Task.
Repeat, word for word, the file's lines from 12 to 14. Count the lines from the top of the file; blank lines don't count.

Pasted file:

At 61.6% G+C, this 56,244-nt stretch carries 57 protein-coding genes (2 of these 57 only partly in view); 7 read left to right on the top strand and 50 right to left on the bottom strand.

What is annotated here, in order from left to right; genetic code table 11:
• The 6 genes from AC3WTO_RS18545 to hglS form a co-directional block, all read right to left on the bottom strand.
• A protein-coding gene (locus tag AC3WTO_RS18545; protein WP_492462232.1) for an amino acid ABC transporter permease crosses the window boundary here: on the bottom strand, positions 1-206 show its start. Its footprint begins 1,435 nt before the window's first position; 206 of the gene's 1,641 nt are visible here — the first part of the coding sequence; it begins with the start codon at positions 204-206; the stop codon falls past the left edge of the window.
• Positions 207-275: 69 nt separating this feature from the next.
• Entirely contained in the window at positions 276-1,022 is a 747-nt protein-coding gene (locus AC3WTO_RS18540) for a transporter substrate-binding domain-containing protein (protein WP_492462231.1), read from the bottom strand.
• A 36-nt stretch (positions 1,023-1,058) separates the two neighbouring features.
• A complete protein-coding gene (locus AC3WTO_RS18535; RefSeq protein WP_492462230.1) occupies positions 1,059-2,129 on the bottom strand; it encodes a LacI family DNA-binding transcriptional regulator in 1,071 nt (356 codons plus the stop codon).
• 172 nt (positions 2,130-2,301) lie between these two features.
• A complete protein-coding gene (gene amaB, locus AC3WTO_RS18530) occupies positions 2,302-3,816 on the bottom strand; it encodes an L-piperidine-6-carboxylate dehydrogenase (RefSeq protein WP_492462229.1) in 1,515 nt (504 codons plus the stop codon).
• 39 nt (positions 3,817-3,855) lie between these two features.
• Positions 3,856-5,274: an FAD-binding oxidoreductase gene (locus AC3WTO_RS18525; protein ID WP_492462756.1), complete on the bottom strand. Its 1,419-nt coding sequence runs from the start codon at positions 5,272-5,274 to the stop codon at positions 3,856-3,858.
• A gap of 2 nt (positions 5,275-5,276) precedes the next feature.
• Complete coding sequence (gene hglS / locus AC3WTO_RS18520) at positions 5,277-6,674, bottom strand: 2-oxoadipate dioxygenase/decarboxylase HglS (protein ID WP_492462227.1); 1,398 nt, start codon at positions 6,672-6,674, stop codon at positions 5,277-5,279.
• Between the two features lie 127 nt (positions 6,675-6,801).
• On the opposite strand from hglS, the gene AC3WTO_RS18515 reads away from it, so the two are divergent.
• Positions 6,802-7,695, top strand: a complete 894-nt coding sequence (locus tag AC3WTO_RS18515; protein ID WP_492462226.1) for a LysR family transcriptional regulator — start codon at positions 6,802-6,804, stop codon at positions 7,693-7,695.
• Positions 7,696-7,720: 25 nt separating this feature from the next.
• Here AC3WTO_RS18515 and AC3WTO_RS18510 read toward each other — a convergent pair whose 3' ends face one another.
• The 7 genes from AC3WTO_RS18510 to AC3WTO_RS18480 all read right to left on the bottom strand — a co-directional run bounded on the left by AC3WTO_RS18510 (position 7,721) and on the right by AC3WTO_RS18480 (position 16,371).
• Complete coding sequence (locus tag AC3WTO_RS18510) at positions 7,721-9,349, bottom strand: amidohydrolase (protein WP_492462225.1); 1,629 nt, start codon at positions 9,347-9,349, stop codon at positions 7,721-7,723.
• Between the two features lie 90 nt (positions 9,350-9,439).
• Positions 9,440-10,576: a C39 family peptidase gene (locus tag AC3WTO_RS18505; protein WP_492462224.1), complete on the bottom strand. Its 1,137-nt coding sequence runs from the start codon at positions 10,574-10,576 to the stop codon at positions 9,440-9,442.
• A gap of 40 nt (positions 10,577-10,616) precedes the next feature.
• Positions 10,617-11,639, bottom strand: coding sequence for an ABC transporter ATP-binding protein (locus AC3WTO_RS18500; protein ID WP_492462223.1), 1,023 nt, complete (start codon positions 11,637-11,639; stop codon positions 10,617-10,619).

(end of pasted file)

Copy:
• Positions 3,856-5,274: an FAD-binding oxidoreductase gene (locus AC3WTO_RS18525; protein ID WP_492462756.1), complete on the bottom strand. Its 1,419-nt coding sequence runs from the start codon at positions 5,272-5,274 to the stop codon at positions 3,856-3,858.
• A gap of 2 nt (positions 5,275-5,276) precedes the next feature.
• Complete coding sequence (gene hglS / locus AC3WTO_RS18520) at positions 5,277-6,674, bottom strand: 2-oxoadipate dioxygenase/decarboxylase HglS (protein ID WP_492462227.1); 1,398 nt, start codon at positions 6,672-6,674, stop codon at positions 5,277-5,279.